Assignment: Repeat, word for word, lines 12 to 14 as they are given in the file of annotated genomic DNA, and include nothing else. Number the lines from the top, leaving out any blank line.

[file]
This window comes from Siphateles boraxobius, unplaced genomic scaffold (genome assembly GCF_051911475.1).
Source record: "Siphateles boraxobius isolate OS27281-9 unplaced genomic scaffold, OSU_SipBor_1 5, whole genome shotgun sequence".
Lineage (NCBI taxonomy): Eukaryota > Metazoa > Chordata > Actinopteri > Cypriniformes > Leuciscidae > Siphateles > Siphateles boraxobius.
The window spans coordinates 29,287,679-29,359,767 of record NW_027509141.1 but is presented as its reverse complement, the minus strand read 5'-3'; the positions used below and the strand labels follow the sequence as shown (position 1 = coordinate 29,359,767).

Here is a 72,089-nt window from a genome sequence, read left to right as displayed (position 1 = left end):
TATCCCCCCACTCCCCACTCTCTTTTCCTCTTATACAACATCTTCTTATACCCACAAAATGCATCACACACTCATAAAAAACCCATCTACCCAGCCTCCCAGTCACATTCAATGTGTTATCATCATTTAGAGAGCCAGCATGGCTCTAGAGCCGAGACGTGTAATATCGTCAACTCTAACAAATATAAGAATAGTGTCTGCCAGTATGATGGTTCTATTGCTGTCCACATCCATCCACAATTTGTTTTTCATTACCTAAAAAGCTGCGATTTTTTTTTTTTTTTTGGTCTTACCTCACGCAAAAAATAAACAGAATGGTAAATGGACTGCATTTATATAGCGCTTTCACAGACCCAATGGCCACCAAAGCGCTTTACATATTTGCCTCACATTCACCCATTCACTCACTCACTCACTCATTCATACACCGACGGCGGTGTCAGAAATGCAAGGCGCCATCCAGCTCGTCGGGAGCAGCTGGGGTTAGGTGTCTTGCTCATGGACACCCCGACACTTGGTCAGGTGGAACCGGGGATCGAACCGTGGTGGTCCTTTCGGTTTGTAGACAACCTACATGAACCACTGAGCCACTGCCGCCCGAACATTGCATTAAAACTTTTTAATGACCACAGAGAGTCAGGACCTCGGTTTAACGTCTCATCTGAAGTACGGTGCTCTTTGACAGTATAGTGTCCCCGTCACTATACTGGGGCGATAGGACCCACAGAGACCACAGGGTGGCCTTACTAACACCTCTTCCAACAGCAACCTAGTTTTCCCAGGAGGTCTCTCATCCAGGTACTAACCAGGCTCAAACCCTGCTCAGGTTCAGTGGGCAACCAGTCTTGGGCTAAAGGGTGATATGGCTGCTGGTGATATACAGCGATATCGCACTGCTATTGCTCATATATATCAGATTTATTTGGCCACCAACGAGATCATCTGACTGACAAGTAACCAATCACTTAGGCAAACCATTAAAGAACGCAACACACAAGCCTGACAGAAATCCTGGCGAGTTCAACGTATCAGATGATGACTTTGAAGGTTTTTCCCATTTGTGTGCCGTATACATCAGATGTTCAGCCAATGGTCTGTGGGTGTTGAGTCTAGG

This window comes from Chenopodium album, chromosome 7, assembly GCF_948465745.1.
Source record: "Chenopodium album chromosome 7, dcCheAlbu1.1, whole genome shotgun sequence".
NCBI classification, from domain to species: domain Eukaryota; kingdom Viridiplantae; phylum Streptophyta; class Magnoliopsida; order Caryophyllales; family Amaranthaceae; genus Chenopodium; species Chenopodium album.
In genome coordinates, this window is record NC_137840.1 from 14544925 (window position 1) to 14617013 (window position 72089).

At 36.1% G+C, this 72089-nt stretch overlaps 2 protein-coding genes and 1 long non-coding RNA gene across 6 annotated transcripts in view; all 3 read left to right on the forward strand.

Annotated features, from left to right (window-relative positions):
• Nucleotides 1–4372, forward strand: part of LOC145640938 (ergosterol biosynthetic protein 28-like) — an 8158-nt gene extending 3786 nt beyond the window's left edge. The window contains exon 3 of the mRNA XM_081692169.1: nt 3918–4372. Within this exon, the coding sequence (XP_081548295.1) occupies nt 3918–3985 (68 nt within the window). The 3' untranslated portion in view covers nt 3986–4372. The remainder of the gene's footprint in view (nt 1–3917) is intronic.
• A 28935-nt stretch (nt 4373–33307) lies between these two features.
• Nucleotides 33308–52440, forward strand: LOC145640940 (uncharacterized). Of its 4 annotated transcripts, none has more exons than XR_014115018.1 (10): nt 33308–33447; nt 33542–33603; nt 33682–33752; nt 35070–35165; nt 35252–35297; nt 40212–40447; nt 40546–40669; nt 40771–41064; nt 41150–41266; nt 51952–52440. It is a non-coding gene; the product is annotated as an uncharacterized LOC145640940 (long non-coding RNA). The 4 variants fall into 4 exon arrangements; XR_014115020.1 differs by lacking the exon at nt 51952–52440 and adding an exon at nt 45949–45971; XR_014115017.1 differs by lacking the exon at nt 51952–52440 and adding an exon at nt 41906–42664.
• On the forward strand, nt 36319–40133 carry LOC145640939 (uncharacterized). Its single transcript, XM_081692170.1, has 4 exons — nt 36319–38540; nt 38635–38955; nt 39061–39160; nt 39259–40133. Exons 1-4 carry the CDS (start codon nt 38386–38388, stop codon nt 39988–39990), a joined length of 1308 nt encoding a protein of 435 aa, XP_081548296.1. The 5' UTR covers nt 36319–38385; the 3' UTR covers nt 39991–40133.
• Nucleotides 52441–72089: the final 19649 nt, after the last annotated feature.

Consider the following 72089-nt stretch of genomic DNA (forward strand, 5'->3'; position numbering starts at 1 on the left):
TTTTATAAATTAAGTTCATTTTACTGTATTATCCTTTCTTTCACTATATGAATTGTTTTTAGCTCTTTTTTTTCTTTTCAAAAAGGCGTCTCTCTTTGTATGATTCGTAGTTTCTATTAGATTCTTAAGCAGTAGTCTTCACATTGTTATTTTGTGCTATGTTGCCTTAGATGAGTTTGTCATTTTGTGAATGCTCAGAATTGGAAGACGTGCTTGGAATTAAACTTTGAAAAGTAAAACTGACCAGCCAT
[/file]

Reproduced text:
Annotated features, from left to right (window-relative positions):
• Nucleotides 1–4372, forward strand: part of LOC145640938 (ergosterol biosynthetic protein 28-like) — an 8158-nt gene extending 3786 nt beyond the window's left edge. The window contains exon 3 of the mRNA XM_081692169.1: nt 3918–4372. Within this exon, the coding sequence (XP_081548295.1) occupies nt 3918–3985 (68 nt within the window). The 3' untranslated portion in view covers nt 3986–4372. The remainder of the gene's footprint in view (nt 1–3917) is intronic.
• A 28935-nt stretch (nt 4373–33307) lies between these two features.